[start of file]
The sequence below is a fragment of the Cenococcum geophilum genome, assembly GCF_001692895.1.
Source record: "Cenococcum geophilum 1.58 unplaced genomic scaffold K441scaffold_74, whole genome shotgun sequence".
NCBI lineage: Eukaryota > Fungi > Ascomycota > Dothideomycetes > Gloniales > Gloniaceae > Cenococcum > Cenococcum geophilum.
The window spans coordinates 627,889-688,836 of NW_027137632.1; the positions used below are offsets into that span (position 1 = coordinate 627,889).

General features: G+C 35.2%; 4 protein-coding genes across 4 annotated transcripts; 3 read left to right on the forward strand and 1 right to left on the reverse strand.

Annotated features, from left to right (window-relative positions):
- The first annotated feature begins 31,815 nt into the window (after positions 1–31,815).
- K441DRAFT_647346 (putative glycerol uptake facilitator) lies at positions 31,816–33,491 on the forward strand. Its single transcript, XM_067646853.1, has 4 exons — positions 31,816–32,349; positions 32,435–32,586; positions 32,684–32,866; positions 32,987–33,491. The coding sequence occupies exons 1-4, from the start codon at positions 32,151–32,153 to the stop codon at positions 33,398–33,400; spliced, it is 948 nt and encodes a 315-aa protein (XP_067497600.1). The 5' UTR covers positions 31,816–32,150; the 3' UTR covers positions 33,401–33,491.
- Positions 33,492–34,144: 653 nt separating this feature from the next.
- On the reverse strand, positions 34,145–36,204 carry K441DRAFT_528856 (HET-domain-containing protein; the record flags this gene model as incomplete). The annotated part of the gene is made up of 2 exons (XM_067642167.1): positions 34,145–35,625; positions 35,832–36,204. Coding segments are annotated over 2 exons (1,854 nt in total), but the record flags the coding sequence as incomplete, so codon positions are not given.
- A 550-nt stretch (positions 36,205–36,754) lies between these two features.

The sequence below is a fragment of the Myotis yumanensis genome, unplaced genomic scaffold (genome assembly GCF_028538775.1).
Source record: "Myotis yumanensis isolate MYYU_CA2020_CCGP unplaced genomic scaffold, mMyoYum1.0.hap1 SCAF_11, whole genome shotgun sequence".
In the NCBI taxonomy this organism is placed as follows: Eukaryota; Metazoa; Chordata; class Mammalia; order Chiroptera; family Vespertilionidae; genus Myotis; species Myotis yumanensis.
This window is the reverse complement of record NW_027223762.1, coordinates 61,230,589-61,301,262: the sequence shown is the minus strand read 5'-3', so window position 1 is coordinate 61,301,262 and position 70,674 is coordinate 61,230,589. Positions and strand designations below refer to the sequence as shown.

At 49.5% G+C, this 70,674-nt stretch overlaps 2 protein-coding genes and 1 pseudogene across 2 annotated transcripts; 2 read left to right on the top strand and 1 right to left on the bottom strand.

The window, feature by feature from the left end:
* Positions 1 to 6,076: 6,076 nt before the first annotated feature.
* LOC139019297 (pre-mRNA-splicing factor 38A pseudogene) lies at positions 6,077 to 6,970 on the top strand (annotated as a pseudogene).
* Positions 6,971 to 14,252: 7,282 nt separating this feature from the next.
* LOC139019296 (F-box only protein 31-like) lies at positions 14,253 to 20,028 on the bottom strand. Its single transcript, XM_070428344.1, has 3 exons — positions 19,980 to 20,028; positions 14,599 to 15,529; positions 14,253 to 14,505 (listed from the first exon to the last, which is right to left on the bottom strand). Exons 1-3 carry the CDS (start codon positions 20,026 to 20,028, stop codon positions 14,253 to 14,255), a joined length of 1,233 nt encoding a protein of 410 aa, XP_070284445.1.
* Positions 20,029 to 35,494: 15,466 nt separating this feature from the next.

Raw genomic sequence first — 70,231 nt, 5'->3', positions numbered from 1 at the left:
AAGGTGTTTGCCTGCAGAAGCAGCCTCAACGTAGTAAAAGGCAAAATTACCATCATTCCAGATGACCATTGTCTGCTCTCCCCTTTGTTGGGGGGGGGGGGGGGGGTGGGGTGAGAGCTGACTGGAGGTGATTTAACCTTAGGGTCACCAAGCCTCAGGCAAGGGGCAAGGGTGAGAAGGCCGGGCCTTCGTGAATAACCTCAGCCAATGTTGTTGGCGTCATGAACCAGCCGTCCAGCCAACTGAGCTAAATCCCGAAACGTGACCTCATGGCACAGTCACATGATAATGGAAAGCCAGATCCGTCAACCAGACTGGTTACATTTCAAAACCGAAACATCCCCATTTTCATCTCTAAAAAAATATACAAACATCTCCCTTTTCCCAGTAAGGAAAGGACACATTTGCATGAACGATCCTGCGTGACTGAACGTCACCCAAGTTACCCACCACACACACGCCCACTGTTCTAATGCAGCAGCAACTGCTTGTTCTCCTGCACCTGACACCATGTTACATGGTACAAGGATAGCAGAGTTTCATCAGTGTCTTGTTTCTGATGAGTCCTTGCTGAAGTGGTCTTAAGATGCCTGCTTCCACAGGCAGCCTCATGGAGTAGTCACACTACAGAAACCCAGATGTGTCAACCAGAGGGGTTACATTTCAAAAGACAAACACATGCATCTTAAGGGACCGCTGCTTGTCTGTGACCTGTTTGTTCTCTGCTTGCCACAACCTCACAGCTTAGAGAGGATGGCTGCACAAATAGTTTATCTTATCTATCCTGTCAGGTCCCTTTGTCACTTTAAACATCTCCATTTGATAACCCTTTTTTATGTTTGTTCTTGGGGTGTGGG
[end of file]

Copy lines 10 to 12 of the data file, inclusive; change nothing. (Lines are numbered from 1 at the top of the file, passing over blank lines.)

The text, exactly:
- On the reverse strand, positions 34,145–36,204 carry K441DRAFT_528856 (HET-domain-containing protein; the record flags this gene model as incomplete). The annotated part of the gene is made up of 2 exons (XM_067642167.1): positions 34,145–35,625; positions 35,832–36,204. Coding segments are annotated over 2 exons (1,854 nt in total), but the record flags the coding sequence as incomplete, so codon positions are not given.
- A 550-nt stretch (positions 36,205–36,754) lies between these two features.

The sequence below is a fragment of the Myotis yumanensis genome, unplaced genomic scaffold (genome assembly GCF_028538775.1).